Friday, June 24, 2016

"The Big Short" and "Spotlight" Tackle Uncomfortable Truths Enroute to Screenplay Oscars

The Big Short uses Jenga to explain the unsound structure of CDOs.
Late in The Big Short, Brad Pitt, who gets to play a voice of reason and anger in a landscape of sly schmucks just as he did in 12 Years A Slave and Killing Me Softly, chastises his compatriots, saying, “If we're right, people lose homes. People lose jobs. People lose retirement savings. People lose pensions. You know what I hate about fucking banking? It reduces people to numbers. Here's a number - every 1% unemployment goes up, 40,000 people die, did you know that?” It’s a sobering moment, one that is undercut by the character’s willingness to go along with the scheme he's involved with, as well as his assurance that excitement is ok as long as you “just don’t fucking dance.”

That scene perfectly highlights the fact that while the featured players in The Big Short pride themselves on being anti-Wall Street crusaders, they're actually worse than all the amoral scum that started the problem by banking on high risk subprime loans, because they know better and still opt to short the investments. No matter how you slice it, these are men who looked at a terrible situation and decided to profit off of it instead of doing something about it, making the situation 10 times worse in the process. They may have thought they were sticking it to the big banks for screwing the American people, but by trying to profit in the offing, they guaranteed the American people would be left holding the bag. 

The Big Short doesn't shy away from the issue, even while it's courting viewers to root for all these shifty characters. Michael Burry (Christian Bale) opts to leave hedge funds behind because "business kills the part of life that is essential," while the film's smug narrator Jared Vennett (Ryan Gosling) cops to being a douche, saying “I can feel you judging me. It’s palpable.” Vennett admits he's not the hero of this story, right after which a quick cut to Mark Baum (Steve Carrell), the most incensed of our protagonists, acts as movie code for "here's your hero."
And he is... sort of. He's the lead of the film, the one with a tragic back story that has filled him with anger and made him obsessed with taking on the system. He's hubristically convinced he can hurt the big banks where it counts, but in doing so he fails to account for just how sneaky they can be. When he finally realizes that type of victory is impossible – when he dines with a particularly vile piece of work and learns the banks have responded to the short sales on their collateralized debt obligations (CDOs) by shorting the shorts with synthetic CDOs comprised of credit default swaps – he decides if you can't beat 'em, join 'em. He tells his team to "short everything that man has touched," further adding to the mounting crisis. Later, when he finally opts to sell, the movie asks us to sympathize with Baum, because the banks got bailed out and he rightly predicts that in a few years everyone will just "be blaming immigrants and poor people.”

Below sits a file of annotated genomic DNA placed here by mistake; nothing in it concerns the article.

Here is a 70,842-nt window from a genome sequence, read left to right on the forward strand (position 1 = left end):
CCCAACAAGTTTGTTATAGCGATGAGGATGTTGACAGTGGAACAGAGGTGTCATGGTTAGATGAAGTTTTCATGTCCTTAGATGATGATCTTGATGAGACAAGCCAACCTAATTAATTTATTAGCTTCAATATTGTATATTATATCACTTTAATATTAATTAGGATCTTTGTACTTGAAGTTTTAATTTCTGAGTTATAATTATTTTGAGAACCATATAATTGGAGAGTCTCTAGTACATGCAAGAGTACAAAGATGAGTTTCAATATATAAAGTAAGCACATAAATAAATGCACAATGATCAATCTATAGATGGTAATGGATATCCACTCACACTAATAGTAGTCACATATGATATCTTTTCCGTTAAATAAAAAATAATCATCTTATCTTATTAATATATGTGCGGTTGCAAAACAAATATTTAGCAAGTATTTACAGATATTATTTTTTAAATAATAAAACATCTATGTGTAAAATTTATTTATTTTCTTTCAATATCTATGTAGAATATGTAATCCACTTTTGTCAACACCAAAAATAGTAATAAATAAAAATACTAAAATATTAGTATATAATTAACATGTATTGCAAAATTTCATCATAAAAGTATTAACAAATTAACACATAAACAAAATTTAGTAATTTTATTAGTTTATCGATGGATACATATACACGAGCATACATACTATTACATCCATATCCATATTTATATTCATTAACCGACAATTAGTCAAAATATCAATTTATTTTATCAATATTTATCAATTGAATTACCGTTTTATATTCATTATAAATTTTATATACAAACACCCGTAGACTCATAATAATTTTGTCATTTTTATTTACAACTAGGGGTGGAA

I don't know how to respond to that -- part of me loves that the film coaxes us to root for these guys, making us complicit in their scheming, only to have us come out the other end incensed and angry at everyone, these characters included. But most of me just wants to take a bath. There’s an ingrained desire in a film like this to have a character to gravitate toward, someone who distances him or herself from all the hustlers and sort of condemns them for what they've done, ala Bud Fox in Wall Street. But ultimately, I think writer/director Adam McKay made the right call avoiding that type of plotting, and that's specifically because it left me so much more outraged as a result. 
Like The Wolf of Wall Street before it, The Big Short employs a flippant dark-comic approach in its depiction of financial corruption, even going so far as to break the fourth wall with multiple celebrity cameos to make the financial terminology easier to understand. The tone works, and so too does the disdainful and cynical mood that is engendered by an ending note that warns CDOs have come back into the current market as "bespoke tranche opportunities," not to mention the ludicrous moment in which the leads are mentioned in the same breath as Robert Redford in All the President's Men.
Dogged investigative journalism unearths a major Church sex
scandal in Spotlight.